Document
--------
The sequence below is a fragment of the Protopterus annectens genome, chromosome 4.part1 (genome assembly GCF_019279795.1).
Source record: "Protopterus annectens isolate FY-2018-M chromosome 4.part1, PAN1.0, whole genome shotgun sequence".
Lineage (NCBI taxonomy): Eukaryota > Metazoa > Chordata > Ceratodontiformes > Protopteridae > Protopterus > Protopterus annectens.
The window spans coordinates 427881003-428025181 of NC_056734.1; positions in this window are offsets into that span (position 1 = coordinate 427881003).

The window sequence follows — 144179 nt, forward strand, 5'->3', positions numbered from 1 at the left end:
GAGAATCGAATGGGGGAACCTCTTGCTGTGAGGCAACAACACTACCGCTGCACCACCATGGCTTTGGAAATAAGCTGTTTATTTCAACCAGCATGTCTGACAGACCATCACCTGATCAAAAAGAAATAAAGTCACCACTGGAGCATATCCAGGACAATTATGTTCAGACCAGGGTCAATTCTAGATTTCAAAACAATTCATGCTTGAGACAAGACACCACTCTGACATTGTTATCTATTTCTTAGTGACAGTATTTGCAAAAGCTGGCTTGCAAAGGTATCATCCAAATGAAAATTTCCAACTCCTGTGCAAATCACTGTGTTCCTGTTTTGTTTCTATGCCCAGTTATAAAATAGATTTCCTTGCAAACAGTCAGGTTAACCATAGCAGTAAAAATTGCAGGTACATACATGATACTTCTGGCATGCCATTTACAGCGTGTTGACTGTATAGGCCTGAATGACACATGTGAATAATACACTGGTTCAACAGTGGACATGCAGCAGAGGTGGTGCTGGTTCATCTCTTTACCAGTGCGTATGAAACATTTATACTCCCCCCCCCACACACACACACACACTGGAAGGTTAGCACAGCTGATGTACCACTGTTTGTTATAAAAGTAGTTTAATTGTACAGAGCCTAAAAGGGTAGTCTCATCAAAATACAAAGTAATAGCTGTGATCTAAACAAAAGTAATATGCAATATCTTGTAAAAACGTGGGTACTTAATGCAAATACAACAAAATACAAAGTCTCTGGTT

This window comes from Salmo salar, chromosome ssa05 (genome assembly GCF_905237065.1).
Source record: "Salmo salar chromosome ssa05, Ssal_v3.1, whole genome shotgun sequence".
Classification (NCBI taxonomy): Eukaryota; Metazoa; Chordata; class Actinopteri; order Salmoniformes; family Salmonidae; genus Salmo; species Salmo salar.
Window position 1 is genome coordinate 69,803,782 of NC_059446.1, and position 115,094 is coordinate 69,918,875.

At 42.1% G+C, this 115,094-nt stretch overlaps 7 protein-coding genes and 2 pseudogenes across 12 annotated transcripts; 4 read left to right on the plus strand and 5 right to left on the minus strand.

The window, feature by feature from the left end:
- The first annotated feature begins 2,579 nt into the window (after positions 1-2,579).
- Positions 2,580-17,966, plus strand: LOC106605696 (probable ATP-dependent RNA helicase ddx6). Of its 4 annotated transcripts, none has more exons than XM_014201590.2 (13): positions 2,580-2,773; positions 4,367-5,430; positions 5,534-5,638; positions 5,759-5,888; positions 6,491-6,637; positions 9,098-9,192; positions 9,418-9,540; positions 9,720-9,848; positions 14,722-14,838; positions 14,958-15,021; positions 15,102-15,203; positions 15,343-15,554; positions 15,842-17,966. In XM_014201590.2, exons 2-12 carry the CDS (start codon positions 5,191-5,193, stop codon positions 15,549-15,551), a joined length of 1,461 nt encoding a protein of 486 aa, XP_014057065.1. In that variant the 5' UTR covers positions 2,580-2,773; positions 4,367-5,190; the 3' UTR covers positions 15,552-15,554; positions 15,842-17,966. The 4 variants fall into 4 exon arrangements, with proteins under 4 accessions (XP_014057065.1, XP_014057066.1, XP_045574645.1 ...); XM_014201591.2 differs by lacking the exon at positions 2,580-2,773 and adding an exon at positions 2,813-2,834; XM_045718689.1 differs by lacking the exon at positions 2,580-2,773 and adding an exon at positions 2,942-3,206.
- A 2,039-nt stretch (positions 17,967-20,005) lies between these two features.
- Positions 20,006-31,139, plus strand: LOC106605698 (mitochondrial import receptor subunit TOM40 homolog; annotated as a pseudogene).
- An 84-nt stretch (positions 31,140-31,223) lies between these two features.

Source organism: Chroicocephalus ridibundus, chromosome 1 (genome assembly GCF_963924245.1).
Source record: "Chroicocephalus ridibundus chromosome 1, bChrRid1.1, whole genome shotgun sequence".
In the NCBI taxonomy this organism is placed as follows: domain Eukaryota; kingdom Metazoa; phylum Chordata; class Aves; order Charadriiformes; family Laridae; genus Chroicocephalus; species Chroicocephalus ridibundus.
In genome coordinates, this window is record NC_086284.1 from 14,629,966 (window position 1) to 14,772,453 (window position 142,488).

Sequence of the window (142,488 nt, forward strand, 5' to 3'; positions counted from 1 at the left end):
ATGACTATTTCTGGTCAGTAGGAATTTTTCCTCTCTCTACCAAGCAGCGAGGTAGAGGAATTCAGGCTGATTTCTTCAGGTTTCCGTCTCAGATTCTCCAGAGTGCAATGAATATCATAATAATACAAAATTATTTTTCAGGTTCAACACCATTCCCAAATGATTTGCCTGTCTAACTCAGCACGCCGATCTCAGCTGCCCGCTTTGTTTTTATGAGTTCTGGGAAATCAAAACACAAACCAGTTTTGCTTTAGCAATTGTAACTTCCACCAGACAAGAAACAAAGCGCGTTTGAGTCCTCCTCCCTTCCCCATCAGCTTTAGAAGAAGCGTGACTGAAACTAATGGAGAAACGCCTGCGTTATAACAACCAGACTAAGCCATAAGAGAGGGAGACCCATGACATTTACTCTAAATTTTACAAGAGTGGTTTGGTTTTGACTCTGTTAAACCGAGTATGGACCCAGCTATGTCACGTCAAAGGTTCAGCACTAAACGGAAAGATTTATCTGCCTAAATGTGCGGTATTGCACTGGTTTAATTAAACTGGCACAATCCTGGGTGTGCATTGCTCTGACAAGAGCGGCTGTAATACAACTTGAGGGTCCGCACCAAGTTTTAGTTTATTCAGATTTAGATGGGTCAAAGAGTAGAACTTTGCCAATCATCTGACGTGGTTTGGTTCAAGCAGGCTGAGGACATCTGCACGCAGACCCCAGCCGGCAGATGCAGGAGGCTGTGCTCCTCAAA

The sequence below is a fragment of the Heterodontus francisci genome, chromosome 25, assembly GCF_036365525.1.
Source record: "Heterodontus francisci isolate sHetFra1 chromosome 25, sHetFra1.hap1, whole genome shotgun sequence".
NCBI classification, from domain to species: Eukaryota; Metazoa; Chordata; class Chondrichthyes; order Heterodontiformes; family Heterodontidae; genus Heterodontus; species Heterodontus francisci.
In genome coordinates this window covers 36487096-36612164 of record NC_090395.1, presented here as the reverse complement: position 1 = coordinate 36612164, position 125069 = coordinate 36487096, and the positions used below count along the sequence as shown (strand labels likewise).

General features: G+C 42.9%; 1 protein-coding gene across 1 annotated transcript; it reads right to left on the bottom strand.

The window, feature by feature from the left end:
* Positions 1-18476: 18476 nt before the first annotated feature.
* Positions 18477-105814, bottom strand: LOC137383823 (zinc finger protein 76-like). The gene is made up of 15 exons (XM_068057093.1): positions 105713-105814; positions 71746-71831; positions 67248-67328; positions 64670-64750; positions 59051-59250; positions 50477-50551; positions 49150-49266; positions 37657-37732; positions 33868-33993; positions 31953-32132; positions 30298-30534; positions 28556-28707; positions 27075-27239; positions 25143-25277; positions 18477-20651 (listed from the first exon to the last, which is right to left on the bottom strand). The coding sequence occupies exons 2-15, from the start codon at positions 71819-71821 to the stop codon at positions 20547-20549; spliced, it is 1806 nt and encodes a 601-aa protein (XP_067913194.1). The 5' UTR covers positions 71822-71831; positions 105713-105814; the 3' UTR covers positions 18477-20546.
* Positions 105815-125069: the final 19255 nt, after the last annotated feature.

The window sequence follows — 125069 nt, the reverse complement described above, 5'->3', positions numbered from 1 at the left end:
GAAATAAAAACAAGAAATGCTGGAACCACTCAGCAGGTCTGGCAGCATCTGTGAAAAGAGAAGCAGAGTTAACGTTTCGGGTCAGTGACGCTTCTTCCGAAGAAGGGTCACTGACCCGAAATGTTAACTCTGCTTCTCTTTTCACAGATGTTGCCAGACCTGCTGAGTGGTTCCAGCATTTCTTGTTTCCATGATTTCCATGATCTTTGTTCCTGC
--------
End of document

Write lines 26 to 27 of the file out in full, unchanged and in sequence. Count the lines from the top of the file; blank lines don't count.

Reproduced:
NCBI classification, from domain to species: Eukaryota; Metazoa; Chordata; class Chondrichthyes; order Heterodontiformes; family Heterodontidae; genus Heterodontus; species Heterodontus francisci.
In genome coordinates this window covers 36487096-36612164 of record NC_090395.1, presented here as the reverse complement: position 1 = coordinate 36612164, position 125069 = coordinate 36487096, and the positions used below count along the sequence as shown (strand labels likewise).